Traversing Directories Recursively and Sorting Objects by Attribute Value in Go

Lets say you would like to sort all the files in a directory, as well as its sub directories by an attribute like file size.


First, you need to recursively traverse or walk the specified directory, which is easy in Golang with the filepath.Walk() function from the path/filepath package. In order to use filepath.Walk() you need a walkfunc or walk function, which can be nested in your walk function as demonstrated in the sample program below. The walkfunc will allow you to handle errors that occur when you approach directory files or files you do not have permission to access.

Recommended tutorial: Flavio Copes – LIST THE FILES IN A FOLDER WITH GO

As you walk the directories, you will need to get the size of each file, which can be achieved using the stat() system call on Linux. In Golang, you can the os.Stat() function to get an object of type FileInfo which contains an a Size() attribute, which is what we want. As you get the file size for each file in the directory, you will need to store the relative file path and the size in bytes of each file as an object in a slice of type file objects.

Once have the file names and sizes of all of the files, you will then need to sort the files by the size attribute, either from largest to smallest or from smallest to largest, which can easily be done using sort.Slice() from the sort package. If you want sort the files from smallest to largest, you would want to use a less / < function like: sort.Slice(files, func(i, j int) bool { return files[i].size < files[j].size }). However, if you wish to sort from largest to smallest, you would use a greater / > function instead, which would look like this: sort.Slice(files, func(i, j int) bool { return files[i].size > files[j].size }). Finally, you can just simply print the desired number of files from the sorted slice.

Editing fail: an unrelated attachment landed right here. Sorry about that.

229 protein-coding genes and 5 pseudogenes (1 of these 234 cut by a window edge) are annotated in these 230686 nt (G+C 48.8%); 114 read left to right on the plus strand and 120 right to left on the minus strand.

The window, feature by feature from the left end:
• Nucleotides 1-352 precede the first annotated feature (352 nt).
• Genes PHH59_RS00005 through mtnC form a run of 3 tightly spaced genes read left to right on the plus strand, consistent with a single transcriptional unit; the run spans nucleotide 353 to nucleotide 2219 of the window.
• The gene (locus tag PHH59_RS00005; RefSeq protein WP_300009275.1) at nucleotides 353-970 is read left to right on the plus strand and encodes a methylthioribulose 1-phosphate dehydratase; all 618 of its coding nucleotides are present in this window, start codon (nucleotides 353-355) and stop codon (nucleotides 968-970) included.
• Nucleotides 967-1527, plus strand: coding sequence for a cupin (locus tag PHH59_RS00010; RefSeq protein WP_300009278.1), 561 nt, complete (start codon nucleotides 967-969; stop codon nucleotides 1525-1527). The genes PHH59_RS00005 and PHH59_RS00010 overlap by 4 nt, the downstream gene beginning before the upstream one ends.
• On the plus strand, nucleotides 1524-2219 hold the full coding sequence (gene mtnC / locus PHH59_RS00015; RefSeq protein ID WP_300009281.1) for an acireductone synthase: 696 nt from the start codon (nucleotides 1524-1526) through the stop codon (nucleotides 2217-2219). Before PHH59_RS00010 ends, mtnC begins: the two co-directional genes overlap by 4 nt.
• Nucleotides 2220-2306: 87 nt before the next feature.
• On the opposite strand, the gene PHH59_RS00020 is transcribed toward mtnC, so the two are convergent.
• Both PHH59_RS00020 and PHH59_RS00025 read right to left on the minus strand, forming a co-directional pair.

I would say that it is important to know that in many Linux filesystems such as EXT3 and EXT4, filenames are stored in a directory table that lists files as name (key), inode (value) pairs. You can find the names of all of the files from the directory table and if you refer to a file’s inode, you can get its file size in bytes.

The relationship between the directory entry, an inode, and blocks of an allocated file
The relationship between the directory entry, an inode, and blocks of an allocated file

Here is a command line utility that takes in a directory as a string, a number of files as an int, and an order to sort them as a string. It then lists the largest or smallest files in the directory ordered by size.

Recommended tutorial: Rapid7 – Building a Simple CLI Tool with Golang

Note that since slices are references to arrays, you do not have to pass them as pointers. You can see this demonstrated with the call to sortFiles(*sortPtr, files) on line 125 as nothing is returned from it.
See: The Minimum You Need To Know About Arrays and Slices in Golang

Feed in the directory using --dir, the file count using --cnt, and the sort order which is either largest or smallest --sort

go run .\largestFiles.go --dir . --cnt 10 --sort smallest

Golang Sorted Files Windows
Golang Sorted Files Windows

On a side note, Golang’s stat() function works quite well on Windows systems, which do not have a native stat() system call.









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